For this reason, learning to build your own portfolio using inexpensive index funds (from someone like Vanguard) and paying a .1% or .05% annual fee rather than paying a 1% or .5% fee should dramatically boost your safe withdrawal rate.
And then this related comment: If you’re paying high fees for investment advice right now, you really are on a path to future lower safe withdrawal rates given the high fees. Sorry. But you want to know that. You may be looking at 3% or 3.5% rather than 4% or better.
Bump Safe Withdrawal Rate with Higher Failure Rate
Really, the safe withdrawal rate discussion boils down to a withdrawal rate that historically would have failed only a small percentage of the time.
For example, your safe withdrawal rate might only fail in 5% or 10% of historical cases if you draw at the rate until you reach age 90.
Here’s the thing to consider though. That portfolio failure rate isn’t actually your true failure rate given fact that there’s a good chance you won’t make it to age (say) 90. (Me either, just for the record.)
A 65-year-old male has a 6% chance of making it to age 90, for example.
If you’re a 65-year-old with a portfolio that fails 5% of the time, that means there’s really only a 6% chance to experience the 5%-of-the-time failure.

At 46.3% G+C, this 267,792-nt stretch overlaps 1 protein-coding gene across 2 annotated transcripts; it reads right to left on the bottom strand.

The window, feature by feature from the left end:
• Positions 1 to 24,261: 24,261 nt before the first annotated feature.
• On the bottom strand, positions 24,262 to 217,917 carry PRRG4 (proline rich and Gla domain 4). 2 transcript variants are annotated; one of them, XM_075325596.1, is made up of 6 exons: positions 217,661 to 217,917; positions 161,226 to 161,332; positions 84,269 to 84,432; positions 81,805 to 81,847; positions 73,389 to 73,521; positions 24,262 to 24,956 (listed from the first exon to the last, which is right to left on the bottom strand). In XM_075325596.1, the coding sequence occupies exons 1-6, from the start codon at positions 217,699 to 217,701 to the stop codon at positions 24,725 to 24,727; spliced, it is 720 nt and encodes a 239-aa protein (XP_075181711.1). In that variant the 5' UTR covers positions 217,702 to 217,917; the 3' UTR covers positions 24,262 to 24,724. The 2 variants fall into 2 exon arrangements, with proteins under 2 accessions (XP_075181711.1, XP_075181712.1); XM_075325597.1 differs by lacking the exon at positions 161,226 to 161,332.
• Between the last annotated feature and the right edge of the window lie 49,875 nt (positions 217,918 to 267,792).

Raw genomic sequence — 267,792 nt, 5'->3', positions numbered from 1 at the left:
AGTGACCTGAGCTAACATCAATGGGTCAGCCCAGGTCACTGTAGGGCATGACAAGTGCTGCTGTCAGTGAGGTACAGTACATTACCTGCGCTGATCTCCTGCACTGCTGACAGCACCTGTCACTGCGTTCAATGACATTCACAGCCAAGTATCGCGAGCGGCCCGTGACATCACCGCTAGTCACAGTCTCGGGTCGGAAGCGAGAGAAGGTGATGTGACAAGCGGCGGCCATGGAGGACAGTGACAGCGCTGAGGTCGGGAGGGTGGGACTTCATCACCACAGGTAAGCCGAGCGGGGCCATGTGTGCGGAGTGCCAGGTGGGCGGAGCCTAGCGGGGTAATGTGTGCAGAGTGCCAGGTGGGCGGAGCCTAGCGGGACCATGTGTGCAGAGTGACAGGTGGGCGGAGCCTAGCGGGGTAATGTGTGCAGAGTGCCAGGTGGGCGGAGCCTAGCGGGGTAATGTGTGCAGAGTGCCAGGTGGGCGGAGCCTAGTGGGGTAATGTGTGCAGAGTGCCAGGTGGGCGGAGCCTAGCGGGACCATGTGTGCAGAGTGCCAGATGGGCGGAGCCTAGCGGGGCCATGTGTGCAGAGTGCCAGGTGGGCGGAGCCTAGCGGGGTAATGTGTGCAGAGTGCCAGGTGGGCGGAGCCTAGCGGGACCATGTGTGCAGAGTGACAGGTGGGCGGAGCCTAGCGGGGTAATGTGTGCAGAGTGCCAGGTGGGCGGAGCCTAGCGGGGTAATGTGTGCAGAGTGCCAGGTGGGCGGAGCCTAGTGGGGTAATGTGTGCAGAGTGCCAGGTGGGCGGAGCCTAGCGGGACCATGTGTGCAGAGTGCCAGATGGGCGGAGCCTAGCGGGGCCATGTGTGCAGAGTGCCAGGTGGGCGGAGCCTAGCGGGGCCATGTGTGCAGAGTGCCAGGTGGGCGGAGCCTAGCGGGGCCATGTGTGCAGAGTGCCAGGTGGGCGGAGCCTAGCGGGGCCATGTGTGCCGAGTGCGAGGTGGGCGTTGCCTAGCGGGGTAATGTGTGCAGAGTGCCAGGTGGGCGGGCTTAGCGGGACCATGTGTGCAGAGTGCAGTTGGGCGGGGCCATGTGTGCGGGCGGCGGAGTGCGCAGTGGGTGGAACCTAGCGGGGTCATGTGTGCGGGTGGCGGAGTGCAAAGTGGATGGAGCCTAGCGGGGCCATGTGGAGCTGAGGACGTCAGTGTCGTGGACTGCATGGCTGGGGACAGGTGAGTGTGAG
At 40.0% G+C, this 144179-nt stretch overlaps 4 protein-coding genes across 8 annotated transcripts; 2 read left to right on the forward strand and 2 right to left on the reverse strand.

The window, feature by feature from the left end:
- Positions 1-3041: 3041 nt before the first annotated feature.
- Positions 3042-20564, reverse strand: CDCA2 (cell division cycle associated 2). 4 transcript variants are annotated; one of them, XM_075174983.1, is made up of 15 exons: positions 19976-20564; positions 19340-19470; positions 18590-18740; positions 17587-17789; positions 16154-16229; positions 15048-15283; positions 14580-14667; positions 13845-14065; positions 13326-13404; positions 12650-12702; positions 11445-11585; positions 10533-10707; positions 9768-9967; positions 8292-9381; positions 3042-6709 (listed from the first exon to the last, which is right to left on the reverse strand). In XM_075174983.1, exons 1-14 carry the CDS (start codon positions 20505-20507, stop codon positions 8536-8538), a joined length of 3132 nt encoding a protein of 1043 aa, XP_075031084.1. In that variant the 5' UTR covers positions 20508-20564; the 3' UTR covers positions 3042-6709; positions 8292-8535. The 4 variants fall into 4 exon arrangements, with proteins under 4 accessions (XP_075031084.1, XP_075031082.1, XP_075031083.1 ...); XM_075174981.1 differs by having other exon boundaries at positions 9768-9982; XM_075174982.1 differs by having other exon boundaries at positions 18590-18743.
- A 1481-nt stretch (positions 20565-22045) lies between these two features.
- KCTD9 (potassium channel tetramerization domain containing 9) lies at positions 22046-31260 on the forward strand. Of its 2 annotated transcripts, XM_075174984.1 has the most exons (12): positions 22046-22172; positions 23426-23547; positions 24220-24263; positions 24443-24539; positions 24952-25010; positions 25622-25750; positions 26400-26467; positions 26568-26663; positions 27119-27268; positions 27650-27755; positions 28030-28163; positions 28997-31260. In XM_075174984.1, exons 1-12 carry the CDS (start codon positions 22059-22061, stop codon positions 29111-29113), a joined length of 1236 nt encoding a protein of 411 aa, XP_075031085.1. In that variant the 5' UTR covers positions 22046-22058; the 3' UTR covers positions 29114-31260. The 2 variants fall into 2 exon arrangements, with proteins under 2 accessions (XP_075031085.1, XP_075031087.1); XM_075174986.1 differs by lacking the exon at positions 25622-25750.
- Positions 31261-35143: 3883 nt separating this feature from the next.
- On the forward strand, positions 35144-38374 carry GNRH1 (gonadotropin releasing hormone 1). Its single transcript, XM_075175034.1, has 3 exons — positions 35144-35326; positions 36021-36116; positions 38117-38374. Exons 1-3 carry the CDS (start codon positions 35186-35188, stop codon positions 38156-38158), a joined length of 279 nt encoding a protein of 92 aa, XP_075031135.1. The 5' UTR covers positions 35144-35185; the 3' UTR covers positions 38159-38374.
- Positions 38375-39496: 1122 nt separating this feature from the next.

With a 5% failure rate and a 6% probability you’ll be alive, the compound probability of both conditions equals .3%.
That’s less than a one in three hundred chance. And I think too low to be worrying about for many people.
This sort of logic suggests you might in this situation accept the larger failure rate of a larger safe withdrawal rate.
Combining a 10% failure rate with a 6% probability you or I will be alive, for example, means a roughly .6% failure rate, so a 1 in 170 chance of having your money run out before you do.
No magic here, obviously. You or I are bearing more risk. But that said, we both want to make sure we’re not using a safe withdrawal rate that goes overboard trying to dial down risks.
Tip: Vanguard provides a useful and simple longevity calculator you can use here: Vanguard Longevity Calculator.
Bump Safe Withdrawal Rate with Bernicke Spending Model
Here’s one other approach for bumping up your safe withdrawal rate, at least during the first years (or decade) of your retirement.
You may decide to apply the research done by Ty Bernicke and discussed in his whitepaper Reality Retirement Planning: A New Paradigm for an Old Science.
Bernicke has documented that we spend less as we age. And if that’s true, you may be able to plan for a larger withdrawal in your early years if you’re okay with budgeting for a smaller withdrawal rate in your later years.
Maybe you go 5% in your early years (or least you do as long as the capital markets don’t swoon). But then you plan and commit to dialing down spending to 3% or whatever in your later years. Perhaps by downsizing a home, dumping the second car, and staying a little closer to home when you travel.
Just so there’s no misunderstanding: The seven hacks for bumping your safe withdrawal rate don’t let you get crazy.
I don’t think there’s a way to bump your safe withdrawal to 6% or 7%. (I only wish.)
But some common-sensed collection of the techniques described above may allow you to bump your percentage by half a percent to a percentage. Especially if you’re clever about combining some of the ideas listed above or if you have been doing things pretty inefficiently right now.